I’ve been gone for the last nine days. Last week, I attended the Theology Matters Conference at Providence Presbyterian on Hilton Head Island in South Carolina. This is their third conference and they’ve all had excellent presentations. This was no exception. Then I headed down to Skidaway Island, where I lived outside of Savannah. There I met up with some friends I used to gather with for late Friday afternoon board meetings. I also got in some sailing with other friends. Then I drove up to Wilmington, NC, to see my dad, along with one of my brothers, my sister, and some friends. While the wind kept us off the water, I did do some hiking around Carolina Beach State Park. I came home yesterday. Below, I review three books I read while away:
Douglas W. Tallamy, The Nature of Oaks: The Rich Ecology of Our Most Essential Native Trees
(Portland, Oregon: Timber Press, 2021), 197 pages including references, planting guides, and index. Many photos.
The author moved to a new home in Pennsylvania in 2000. Shortly afterwards, he collected an acorn from a nearby white oak tree. Planting it in a container, it sprouted. After it grew some, he replanted on his property. After 18. years, the white oak is still young, but nearly forty feet tall. He author comes back to this tree, which serves as his laboratory for studies and his example for talking about the lives associated with oaks. This book is organized month by month as we gain insight into what’s happening to the oak as well as those whose lives depend on oaks. Such lives include not just insects and caterpillars living on the oaks, but also birds and other animals that feed such animals.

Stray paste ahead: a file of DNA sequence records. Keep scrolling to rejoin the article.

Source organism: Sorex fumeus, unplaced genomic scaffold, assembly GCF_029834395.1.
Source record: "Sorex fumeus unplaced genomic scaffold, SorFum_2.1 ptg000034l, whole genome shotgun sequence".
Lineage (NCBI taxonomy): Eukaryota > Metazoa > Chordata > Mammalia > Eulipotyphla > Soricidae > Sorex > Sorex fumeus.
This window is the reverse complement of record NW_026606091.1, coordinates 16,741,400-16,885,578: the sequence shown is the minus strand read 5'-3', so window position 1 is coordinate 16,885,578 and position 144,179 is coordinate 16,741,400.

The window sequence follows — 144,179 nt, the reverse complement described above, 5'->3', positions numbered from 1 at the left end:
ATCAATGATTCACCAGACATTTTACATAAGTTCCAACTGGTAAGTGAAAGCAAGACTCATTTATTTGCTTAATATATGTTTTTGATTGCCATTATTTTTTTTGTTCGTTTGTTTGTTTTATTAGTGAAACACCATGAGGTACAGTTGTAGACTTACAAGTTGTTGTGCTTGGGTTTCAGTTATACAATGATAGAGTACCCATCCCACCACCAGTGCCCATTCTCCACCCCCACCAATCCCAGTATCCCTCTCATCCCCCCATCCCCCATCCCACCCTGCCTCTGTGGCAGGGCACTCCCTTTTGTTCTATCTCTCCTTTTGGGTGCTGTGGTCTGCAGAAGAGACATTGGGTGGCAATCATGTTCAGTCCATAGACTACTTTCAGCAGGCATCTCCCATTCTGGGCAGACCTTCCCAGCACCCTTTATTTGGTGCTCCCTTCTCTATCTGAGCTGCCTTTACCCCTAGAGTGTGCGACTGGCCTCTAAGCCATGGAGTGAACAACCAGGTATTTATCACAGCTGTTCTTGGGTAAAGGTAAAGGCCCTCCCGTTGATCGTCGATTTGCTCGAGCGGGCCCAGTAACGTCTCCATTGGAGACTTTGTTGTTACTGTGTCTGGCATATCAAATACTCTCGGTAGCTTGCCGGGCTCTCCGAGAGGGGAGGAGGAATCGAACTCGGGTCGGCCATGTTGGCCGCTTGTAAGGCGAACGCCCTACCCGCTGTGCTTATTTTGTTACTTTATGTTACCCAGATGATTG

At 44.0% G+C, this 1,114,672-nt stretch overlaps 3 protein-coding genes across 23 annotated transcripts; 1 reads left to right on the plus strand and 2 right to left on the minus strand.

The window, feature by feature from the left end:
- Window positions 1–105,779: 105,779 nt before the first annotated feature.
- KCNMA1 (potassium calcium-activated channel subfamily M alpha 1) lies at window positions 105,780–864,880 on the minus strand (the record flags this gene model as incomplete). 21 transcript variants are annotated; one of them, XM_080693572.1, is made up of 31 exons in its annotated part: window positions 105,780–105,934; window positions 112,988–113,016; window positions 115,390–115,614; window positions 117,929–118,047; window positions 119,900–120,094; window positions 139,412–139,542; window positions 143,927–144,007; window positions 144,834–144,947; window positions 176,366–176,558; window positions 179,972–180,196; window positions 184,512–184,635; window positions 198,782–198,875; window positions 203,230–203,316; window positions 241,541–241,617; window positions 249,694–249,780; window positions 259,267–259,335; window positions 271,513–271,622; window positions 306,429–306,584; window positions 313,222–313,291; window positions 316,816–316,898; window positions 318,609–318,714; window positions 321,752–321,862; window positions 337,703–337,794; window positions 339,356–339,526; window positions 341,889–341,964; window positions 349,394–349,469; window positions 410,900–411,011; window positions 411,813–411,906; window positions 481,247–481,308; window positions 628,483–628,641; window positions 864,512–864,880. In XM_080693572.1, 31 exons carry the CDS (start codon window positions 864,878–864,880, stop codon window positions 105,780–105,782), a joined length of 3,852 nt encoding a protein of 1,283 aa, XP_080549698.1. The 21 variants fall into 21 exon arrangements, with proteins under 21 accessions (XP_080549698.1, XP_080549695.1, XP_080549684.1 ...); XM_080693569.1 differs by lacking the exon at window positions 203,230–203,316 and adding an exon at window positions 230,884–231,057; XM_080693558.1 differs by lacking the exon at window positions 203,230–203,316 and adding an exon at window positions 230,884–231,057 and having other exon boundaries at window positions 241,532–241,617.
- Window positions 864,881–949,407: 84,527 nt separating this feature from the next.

This book is a delightful read. While I have known that trees often have bumper crops of acorns and other fruit, I never knew it had a name (masting). I always assumed this phenomenon helped overwhelm animals depending on certain seeds, knowing that they couldn’t eat all of a bumper crop and some seeds will help the plant reproduce. I learned this is only one of three possible answers to the question of “masting.” Nor did I know that blue jays will often bury acorns up to a mile from the oak that produced the seed. Nor did I know that oaks provide a larger percentage of the insects needed by songbirds to survive than other trees. While I certainly knew that oaks and even more so, birch, hold their leaves sometimes through winter, I know why or that there was a name to describe this phenomenon (marcescent). Even more amazing is Dolbear’s Law, which accounts for how fast crickets chirp based on the temperature. These are just a few of the interesting facts presented by Tallamy in his book of wonder.
Tallamy warns us of overusing insecticides, which have devastating impact on wildlife (especially birds). He shows how the oak is quiet resultant, often surviving attacks by insects and even plants like mistletoe that live in its limbs. Because of this book, I’m going to find some white oak acorns and plant them on my property! Of course, don’t expect this book to teach you how to tell the difference between a white, red, or black oak. This is not a guidebook, but a book that describes how a specific tree can benefit our world.
Thorpe Moeckel, Down by the Eno, Down by the Haw: A Wonder Almanac
(Macon, GA: Mercer University Press, 2019), 127 pages.